(Mr Warrilow)  We have to be concise, clearly. We try and provide you with frequent advice. Particularly as new results come to the fore, we inform you of them. Quite often, we would attach the scientific paper that our summary would draw on. I do not know whether we always do that but we try and do it if necessary, particularly if it is work which is published as a result of departmental expenditure.


150.    I think it is very much a when did you stop filtering your minister type question.

(Mr Meacher)  I do believe that this is an area where the quality and range of advice which I am getting is extremely high. I do not have suspicions about what I am not being told as I do occasionally in other areas.

Mr Williams

151.    How does the precautionary principle apply in this area of policy?

(Mr Meacher)  The precautionary principle which says that where the evidence is less than certain but of a sufficient degree of persuasiveness as to justify and indeed strongly pressure the need for some action to be taken, just in case it turns out that the suspected consequences are true -- that is not a very good expression of the precautionary principle but I think the thrust of it is right. The precautionary principle I would say here is very powerful. The Kyoto conference of the world nations, and in particular the annex one 32 countries who are mainly responsible in the developed world, was accepting targets under the Kyoto protocol based on the precautionary principle. In 1997 or even now, the degree of absolute certainty or the degree of other factors which may be influencing the long term variability of the climate is still not totally known, but we are taking action, or trying to take action. Most of us accept the view of the Royal Commission on Environmental Pollution in its recent report -- and it has been said in other countries as well -- that we should be aiming not at a five per cent reduction but a 60 or 70 per cent reduction because the object of the exercise is to stabilise the level of greenhouse gases in the atmosphere, which were about 280 parts per million in the pre-industrial age and are now about 370, and are probably irrevocably fixed to reach 450/500, almost whatever we do, and could certainly go higher if we do not take the action. There are very powerful grounds for taking action now and I would have said the precautionary principle operates more in this area than almost any other I can think of.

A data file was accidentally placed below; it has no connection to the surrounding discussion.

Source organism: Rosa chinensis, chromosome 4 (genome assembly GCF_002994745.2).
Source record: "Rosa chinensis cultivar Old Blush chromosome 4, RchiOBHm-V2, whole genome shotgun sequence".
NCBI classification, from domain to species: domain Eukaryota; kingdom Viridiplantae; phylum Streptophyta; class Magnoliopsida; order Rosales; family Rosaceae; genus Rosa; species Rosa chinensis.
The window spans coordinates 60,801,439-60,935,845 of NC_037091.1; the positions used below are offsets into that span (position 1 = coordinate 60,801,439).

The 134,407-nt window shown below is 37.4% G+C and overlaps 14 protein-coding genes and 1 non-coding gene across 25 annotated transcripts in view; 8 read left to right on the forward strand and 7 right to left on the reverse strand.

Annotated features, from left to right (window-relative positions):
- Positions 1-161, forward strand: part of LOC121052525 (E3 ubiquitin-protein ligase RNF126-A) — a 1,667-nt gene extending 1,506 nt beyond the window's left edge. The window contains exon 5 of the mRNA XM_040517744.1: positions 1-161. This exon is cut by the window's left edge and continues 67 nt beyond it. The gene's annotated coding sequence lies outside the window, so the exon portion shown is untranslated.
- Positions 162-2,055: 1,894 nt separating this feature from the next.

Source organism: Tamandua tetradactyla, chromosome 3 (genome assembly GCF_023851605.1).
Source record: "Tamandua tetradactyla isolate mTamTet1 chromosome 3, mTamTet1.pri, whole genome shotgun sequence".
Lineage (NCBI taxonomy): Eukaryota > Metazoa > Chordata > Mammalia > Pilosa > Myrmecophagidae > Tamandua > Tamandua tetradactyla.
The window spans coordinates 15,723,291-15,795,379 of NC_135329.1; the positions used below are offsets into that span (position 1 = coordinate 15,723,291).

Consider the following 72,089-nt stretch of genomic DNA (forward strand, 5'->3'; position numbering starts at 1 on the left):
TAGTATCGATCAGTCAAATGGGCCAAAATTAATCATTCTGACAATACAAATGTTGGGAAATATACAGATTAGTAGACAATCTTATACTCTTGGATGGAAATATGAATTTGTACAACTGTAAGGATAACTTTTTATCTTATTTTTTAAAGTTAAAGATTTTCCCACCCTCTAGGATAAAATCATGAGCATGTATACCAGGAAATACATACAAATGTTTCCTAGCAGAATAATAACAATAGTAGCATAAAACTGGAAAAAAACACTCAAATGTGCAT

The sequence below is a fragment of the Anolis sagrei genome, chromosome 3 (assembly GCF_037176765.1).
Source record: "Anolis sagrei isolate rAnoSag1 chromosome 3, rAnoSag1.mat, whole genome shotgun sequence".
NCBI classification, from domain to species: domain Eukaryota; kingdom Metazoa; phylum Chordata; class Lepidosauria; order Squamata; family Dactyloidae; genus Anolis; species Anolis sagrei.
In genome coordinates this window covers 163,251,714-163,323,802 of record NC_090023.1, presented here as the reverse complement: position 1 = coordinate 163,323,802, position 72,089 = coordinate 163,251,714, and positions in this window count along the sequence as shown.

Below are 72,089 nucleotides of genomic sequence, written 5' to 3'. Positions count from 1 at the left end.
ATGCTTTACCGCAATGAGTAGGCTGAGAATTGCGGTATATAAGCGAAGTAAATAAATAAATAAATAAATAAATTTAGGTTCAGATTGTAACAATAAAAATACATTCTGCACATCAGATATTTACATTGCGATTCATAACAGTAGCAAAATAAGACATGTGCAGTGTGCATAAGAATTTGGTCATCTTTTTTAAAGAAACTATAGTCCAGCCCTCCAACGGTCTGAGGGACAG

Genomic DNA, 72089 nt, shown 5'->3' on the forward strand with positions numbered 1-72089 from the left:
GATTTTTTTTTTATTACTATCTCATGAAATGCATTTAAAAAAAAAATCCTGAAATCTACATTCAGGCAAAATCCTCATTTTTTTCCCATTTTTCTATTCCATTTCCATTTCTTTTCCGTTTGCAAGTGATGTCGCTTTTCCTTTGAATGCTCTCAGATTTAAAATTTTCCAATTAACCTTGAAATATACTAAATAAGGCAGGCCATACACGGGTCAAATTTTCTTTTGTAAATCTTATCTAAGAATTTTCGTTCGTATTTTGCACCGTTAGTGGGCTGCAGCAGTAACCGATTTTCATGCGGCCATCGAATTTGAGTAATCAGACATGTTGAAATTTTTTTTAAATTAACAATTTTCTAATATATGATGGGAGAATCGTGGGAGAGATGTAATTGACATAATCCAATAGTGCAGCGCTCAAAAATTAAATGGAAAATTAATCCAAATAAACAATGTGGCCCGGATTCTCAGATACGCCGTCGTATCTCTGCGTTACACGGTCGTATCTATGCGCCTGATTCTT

152.    I am pleased that you quoted that Royal Commission figure. Do you feel a sense of horror when you see 50, 60 and 70 per cent reductions will be necessary in a few decades?

(Mr Meacher)  If the scientists say -- and as a mere politician I have to accept that they are right -- that if we are going to stabilise, let alone begin to reverse the levels of concentration of greenhouse gases in the atmosphere we have to achieve those sorts of levels and indeed, if you are tempting me to go further, I will. We have a global, single atmosphere for the whole world and if the developing countries are going to achieve their levels of industrialisation and better living standards that they want to imitate ours, consistent with not going beyond what most people regard as broadly safe levels which might be 550 parts per million, we are going to have to accept even bigger reductions in the developed world and I have seen figures suggesting 90 per cent reductions. 60, 70 or 90 per cent reductions are absolutely mind­blowing in terms of the real politic today. I have asked my Department to produce simply an outline of what might be involved with a reduction of 60 per cent in CO2 in this or any other industrialised country. I have not seen that yet, but I suspect that it will be sufficiently worrisome that the Department will be extremely unwilling to publish it, but we shall see.

Dr Jones

153.    Have you not just argued that the precautionary principle does not apply? You are saying that the Royal Commission was predicting that we needed to reduce omissions by 60 per cent and yet we are nowhere near that. When you were referring to the precautionary principle, are you talking about unilateral actions by this Government or international actions?

(Mr Meacher)  I am certainly talking about international action. It is next to pointless for a country the size of the United Kingdom, with one and a half per cent of the world population, to seek to ­­­

154.    Exactly, so where is the evidence that the precautionary principle applies?